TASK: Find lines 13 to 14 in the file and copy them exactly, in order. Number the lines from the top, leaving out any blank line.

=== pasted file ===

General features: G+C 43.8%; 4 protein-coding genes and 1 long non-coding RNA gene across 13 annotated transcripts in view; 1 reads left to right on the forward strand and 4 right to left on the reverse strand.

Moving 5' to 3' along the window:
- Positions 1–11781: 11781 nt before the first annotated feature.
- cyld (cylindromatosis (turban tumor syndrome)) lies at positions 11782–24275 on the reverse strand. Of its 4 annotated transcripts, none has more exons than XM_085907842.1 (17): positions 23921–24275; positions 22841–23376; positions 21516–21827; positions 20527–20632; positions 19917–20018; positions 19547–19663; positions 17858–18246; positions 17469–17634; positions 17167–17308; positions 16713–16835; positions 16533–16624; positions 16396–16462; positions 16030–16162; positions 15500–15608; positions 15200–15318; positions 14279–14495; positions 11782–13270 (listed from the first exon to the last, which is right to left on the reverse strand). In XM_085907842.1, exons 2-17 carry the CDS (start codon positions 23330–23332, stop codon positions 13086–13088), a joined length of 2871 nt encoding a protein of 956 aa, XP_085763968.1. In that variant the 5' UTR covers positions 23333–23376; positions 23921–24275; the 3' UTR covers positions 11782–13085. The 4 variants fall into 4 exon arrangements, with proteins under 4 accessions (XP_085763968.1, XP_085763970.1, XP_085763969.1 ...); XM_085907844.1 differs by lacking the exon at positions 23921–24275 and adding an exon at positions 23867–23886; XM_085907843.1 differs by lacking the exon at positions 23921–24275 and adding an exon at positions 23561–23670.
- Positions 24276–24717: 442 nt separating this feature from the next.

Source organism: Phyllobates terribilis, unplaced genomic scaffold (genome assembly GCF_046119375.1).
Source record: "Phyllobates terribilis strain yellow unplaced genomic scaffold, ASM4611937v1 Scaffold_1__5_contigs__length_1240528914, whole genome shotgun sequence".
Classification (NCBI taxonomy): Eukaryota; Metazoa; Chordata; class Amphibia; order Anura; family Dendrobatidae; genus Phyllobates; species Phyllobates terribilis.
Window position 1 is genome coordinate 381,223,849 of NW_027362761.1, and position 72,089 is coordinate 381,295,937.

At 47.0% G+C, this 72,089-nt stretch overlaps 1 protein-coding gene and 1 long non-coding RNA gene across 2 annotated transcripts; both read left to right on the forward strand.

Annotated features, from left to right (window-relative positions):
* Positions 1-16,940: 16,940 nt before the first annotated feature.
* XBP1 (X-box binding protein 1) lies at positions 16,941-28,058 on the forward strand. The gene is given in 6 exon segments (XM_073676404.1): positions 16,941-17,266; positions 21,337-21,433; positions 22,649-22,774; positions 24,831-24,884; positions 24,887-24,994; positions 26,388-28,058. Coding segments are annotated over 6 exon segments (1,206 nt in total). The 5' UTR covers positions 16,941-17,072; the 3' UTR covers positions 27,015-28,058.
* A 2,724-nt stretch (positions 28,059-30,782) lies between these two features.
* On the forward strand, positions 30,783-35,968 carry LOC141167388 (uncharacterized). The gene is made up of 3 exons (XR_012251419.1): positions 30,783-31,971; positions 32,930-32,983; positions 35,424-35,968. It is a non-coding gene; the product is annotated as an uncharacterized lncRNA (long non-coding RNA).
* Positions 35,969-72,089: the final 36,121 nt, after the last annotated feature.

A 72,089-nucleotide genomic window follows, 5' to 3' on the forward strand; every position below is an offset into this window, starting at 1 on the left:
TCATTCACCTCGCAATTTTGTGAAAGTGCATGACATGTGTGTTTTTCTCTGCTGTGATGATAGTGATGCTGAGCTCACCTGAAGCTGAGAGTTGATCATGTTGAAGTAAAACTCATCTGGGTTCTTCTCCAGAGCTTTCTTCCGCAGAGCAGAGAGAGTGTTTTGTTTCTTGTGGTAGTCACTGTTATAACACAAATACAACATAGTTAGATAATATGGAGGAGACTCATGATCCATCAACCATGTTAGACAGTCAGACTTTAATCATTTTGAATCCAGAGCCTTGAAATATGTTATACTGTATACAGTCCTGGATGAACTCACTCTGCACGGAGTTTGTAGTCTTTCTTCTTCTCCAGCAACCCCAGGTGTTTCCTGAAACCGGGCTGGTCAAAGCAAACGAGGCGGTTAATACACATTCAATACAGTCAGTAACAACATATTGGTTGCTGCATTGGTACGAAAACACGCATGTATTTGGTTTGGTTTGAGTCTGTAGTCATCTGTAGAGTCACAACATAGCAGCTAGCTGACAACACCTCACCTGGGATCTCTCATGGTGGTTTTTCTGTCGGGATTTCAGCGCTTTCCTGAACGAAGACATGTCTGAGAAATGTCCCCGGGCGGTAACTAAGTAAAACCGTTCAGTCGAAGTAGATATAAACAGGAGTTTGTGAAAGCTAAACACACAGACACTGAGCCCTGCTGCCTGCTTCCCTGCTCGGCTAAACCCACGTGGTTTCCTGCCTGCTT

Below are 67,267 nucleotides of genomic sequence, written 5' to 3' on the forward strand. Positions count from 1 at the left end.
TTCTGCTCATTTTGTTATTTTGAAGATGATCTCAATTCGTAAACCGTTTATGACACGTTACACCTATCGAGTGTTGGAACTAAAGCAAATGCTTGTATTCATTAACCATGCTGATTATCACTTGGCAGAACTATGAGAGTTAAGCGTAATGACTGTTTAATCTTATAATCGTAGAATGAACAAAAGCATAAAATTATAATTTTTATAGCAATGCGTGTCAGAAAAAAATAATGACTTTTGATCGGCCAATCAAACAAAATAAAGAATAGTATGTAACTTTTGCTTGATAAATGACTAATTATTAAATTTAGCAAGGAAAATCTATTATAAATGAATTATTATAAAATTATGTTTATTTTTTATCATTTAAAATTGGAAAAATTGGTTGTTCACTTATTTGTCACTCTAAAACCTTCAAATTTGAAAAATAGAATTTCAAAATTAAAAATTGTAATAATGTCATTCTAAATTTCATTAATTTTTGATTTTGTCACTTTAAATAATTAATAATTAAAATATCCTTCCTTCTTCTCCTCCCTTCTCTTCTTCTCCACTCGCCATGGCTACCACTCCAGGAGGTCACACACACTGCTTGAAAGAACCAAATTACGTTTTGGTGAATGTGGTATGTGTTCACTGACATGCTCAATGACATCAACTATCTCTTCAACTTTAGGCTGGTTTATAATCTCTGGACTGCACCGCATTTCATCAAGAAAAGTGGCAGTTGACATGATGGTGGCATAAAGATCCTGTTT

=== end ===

* XBP1 (X-box binding protein 1) lies at positions 16,941-28,058 on the forward strand. The gene is given in 6 exon segments (XM_073676404.1): positions 16,941-17,266; positions 21,337-21,433; positions 22,649-22,774; positions 24,831-24,884; positions 24,887-24,994; positions 26,388-28,058. Coding segments are annotated over 6 exon segments (1,206 nt in total). The 5' UTR covers positions 16,941-17,072; the 3' UTR covers positions 27,015-28,058.
* A 2,724-nt stretch (positions 28,059-30,782) lies between these two features.